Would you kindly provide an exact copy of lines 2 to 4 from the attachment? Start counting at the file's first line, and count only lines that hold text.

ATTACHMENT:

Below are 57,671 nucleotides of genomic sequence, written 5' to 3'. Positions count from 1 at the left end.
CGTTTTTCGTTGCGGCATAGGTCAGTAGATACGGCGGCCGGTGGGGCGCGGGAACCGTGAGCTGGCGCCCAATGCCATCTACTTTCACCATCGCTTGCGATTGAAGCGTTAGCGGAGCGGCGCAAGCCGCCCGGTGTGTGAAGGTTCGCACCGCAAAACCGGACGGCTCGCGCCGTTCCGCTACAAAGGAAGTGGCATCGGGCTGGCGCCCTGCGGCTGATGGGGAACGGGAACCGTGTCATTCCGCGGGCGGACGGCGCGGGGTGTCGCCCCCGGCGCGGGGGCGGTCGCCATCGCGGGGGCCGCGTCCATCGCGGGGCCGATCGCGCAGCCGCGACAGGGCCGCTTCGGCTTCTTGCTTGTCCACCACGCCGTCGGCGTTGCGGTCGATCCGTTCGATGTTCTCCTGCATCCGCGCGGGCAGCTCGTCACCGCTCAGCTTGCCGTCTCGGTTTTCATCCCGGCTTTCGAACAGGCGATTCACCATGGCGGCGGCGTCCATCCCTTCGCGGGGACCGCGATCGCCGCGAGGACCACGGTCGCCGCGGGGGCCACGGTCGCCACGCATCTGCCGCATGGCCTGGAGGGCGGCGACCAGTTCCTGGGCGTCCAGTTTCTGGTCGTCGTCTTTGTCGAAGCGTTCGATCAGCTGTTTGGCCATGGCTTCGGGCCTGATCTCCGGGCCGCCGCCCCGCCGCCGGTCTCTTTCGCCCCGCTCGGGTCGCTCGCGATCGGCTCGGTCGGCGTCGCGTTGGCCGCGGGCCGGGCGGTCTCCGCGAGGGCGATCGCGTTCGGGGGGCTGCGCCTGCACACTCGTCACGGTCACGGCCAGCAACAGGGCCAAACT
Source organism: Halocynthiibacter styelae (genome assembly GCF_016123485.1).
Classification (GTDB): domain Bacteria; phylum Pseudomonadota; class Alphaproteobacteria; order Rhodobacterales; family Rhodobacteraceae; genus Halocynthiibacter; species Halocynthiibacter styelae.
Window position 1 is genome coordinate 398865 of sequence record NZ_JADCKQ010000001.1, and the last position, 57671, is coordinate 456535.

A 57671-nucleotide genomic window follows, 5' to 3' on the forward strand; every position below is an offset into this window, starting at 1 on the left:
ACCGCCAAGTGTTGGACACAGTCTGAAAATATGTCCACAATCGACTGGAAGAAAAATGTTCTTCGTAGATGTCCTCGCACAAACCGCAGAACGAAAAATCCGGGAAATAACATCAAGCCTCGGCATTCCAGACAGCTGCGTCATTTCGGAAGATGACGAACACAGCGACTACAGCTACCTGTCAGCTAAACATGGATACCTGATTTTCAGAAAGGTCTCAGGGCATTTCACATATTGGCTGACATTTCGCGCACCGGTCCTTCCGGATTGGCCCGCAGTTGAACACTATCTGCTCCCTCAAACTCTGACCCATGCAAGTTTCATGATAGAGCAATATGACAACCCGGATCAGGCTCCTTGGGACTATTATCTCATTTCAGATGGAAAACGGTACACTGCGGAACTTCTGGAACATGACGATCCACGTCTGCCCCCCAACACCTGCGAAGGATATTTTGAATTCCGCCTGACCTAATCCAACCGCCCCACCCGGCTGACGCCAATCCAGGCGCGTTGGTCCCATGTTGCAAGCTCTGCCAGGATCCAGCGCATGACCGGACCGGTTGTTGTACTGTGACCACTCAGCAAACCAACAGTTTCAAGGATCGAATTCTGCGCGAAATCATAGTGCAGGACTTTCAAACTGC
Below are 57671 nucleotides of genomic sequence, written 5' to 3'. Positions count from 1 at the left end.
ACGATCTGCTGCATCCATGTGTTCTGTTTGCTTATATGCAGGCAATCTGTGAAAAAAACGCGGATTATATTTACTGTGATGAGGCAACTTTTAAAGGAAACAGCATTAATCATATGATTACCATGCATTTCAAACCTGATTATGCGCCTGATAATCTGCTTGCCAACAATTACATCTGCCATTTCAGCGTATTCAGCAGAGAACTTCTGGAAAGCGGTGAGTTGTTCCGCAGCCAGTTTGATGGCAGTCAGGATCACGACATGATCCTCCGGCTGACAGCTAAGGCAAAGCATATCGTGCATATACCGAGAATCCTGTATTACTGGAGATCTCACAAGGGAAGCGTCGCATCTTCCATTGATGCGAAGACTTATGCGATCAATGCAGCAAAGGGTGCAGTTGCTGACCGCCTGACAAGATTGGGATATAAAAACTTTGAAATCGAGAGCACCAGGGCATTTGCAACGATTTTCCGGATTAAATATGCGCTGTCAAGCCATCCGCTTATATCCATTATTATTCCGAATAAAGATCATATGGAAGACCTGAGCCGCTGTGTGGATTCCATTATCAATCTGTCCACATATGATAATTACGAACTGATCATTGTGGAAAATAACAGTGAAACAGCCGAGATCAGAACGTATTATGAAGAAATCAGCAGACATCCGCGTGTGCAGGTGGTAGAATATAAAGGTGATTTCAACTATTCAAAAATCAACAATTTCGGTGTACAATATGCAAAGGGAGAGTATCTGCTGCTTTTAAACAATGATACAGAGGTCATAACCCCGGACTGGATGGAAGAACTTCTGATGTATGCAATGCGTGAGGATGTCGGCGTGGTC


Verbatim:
CGTTTTTCGTTGCGGCATAGGTCAGTAGATACGGCGGCCGGTGGGGCGCGGGAACCGTGAGCTGGCGCCCAATGCCATCTACTTTCACCATCGCTTGCGATTGAAGCGTTAGCGGAGCGGCGCAAGCCGCCCGGTGTGTGAAGGTTCGCACCGCAAAACCGGACGGCTCGCGCCGTTCCGCTACAAAGGAAGTGGCATCGGGCTGGCGCCCTGCGGCTGATGGGGAACGGGAACCGTGTCATTCCGCGGGCGGACGGCGCGGGGTGTCGCCCCCGGCGCGGGGGCGGTCGCCATCGCGGGGGCCGCGTCCATCGCGGGGCCGATCGCGCAGCCGCGACAGGGCCGCTTCGGCTTCTTGCTTGTCCACCACGCCGTCGGCGTTGCGGTCGATCCGTTCGATGTTCTCCTGCATCCGCGCGGGCAGCTCGTCACCGCTCAGCTTGCCGTCTCGGTTTTCATCCCGGCTTTCGAACAGGCGATTCACCATGGCGGCGGCGTCCATCCCTTCGCGGGGACCGCGATCGCCGCGAGGACCACGGTCGCCGCGGGGGCCACGGTCGCCACGCATCTGCCGCATGGCCTGGAGGGCGGCGACCAGTTCCTGGGCGTCCAGTTTCTGGTCGTCGTCTTTGTCGAAGCGTTCGATCAGCTGTTTGGCCATGGCTTCGGGCCTGATCTCCGGGCCGCCGCCCCGCCGCCGGTCTCTTTCGCCCCGCTCGGGTCGCTCGCGATCGGCTCGGTCGGCGTCGCGTTGGCCGCGGGCCGGGCGGTCTCCGCGAGGGCGATCGCGTTCGGGGGGCTGCGCCTGCACACTCGTCACGGTCACGGCCAGCAACAGGGCCAAACT
Source organism: Halocynthiibacter styelae (genome assembly GCF_016123485.1).
Classification (GTDB): domain Bacteria; phylum Pseudomonadota; class Alphaproteobacteria; order Rhodobacterales; family Rhodobacteraceae; genus Halocynthiibacter; species Halocynthiibacter styelae.